Now there’s more intentionality about shaping my career. Early on I was just a working actor who got auditions. I will say that even from a very early standpoint I found myself saying no a lot more than actors at my level. A lot of times people believe that until you’re a certain list actor you say yes to everything, you’re not allowed to say no. But early on, something went off in me, and if something didn’t ring true for a myriad of reasons, I would say no and was fortunate enough to have people around me that were OK with that.

With such a diverse range of projects, is there one that you look back on now as particularly personally or career-defining?

The first one that comes to mind is “Friday Night Lights.” Prior to [“Black Lightning”], that was the one that was the best job I had as an actor. It taught me a lot of things because I had auditioned for it probably a year before and nothing had happened from it. And it had come in a season where I was auditioning for a lot of things and the audition would go well and they’d say, “They love you, you’re their first choice” and there’d always be a “but” at the end of it. “They loved you, but they’re going to try to find a local hire” was what had come back, so I kind of moved on. But then I got another call, and they didn’t say it was the same character, but I started reading it and recognized Ornette and discovered it was the same guy and they wanted to see if it could still fit. I had kind of changed how I audition. A lot of times actors go in and the judge of whether they did well or not is by the person watching and not by themselves — not even process if they liked it or not. If the people in front of them are like, “That was amazing, great job” then they leave going, ‘I did a great job” [and] if they go “Eh,” then they leave and think they blew it. I had an experience in an audition with what I saw as a really flat character, so I did it, and they said, “Let’s move on,” but I said, “How did you like that? Did you need anything else?” And by me asking, suddenly they were like, “Well, it’s kind of flat, so any personality you want to bring to it, bring to it.” A light went off, and I just was like, “Let’s do that first scene again.” And I was playing, and it came to life — so much so that before they even said anything, I said, “Let’s do that second scene.” It changed how I went into rooms — I didn’t want to leave until I was happy. So when I went into “Friday Night Lights,” we were just playing. Whether they said anything or not, I would say whether it was good or whether I wanted to go back— I was taking the power.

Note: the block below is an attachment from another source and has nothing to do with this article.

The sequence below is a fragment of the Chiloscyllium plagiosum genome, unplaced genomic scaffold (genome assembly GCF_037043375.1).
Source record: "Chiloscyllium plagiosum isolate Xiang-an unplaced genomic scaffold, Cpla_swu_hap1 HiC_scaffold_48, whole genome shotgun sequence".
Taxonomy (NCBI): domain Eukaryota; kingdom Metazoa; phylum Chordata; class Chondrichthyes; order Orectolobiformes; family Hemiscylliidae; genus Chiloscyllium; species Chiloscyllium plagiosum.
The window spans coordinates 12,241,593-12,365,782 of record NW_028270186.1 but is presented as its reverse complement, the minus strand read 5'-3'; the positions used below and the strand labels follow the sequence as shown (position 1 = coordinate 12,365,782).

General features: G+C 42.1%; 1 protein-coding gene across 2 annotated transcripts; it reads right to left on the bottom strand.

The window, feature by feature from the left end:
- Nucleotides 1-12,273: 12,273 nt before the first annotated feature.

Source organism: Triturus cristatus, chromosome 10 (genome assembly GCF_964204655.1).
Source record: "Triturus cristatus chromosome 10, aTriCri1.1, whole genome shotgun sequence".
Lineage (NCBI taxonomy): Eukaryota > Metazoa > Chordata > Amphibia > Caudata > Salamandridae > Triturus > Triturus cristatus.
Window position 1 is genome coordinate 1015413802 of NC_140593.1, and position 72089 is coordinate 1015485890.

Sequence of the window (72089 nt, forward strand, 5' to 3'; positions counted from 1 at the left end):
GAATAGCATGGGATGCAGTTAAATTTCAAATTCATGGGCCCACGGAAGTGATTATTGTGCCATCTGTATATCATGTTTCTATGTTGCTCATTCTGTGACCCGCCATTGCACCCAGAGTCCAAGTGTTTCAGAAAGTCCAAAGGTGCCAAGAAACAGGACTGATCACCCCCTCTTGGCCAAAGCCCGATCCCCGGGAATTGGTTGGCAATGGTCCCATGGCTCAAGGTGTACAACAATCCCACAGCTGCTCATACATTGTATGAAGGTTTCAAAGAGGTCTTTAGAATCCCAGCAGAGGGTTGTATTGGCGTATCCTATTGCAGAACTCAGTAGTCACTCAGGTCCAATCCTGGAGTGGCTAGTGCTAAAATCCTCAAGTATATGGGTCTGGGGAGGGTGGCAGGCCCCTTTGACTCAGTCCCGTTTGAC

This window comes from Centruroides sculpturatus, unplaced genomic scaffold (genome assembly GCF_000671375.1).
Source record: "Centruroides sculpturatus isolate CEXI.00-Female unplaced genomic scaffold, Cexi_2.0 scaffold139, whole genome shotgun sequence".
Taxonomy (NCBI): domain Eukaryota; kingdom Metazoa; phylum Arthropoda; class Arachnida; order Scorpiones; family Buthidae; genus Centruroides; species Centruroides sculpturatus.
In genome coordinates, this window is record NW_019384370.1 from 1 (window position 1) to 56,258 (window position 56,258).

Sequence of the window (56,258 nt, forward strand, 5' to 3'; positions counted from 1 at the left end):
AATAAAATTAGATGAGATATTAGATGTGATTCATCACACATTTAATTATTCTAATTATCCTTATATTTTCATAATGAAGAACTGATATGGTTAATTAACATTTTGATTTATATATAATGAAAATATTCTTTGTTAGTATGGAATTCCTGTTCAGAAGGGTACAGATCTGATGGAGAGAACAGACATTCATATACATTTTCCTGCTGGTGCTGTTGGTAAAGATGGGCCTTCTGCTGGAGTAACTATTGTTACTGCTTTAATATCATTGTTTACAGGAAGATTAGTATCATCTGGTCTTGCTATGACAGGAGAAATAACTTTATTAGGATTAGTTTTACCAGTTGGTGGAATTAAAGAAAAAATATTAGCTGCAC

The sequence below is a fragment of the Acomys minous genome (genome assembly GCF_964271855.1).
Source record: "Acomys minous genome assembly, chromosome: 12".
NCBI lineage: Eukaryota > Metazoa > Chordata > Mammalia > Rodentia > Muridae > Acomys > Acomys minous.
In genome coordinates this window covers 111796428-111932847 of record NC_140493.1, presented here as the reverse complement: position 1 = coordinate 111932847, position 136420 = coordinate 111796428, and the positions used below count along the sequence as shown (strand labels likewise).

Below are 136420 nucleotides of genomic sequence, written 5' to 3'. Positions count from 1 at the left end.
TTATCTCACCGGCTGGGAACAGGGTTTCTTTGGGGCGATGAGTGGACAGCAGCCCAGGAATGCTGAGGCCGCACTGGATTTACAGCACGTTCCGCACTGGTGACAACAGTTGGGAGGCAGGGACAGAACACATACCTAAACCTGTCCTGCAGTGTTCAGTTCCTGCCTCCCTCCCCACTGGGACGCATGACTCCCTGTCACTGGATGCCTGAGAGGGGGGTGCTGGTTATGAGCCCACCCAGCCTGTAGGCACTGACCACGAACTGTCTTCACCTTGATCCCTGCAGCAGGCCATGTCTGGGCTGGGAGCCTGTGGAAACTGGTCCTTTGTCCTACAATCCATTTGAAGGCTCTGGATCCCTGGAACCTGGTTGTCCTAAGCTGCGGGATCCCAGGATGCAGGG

And it worked. You got the job.

And then I got the job, and they said, “This set’s a little different. There’s no marks. It’s spontaneous. It’s like a play.” And I was like, “Yeah OK.” I didn’t believe it. And then I got there and it was really like that. And it was amazing. As actors we were just mining. If it meant throwing the lines out, we threw the lines out. If it meant changing from take to take to take, we changed — we didn’t have to match. We just tried to make it the best we possibly could. Sometimes you didn’t know where the camera were. They shot with four cameras, and I could see one and two — I had no idea where three and four were — but let’s just go! It was huge. They entrusted me with so much, character-wise, to do. I was recurring, but they gave me so much plot and story, it felt like I was a regular.

How much did you need to know about Black Lightning’s backstory before signing onto the role?

As an actor I like to know as much as I can, but then also as a superhero fan or aficionado, those things were very, very important to me. I didn’t really know of “Black Lightning” until I got the script and started to investigate — it wasn’t a hero that I grew up with. So I didn’t know if his powers were natural or if it was the suit, but those things are, for me, very important. I really like the idea that his powers are his — that whether he has the suit or not, he has them.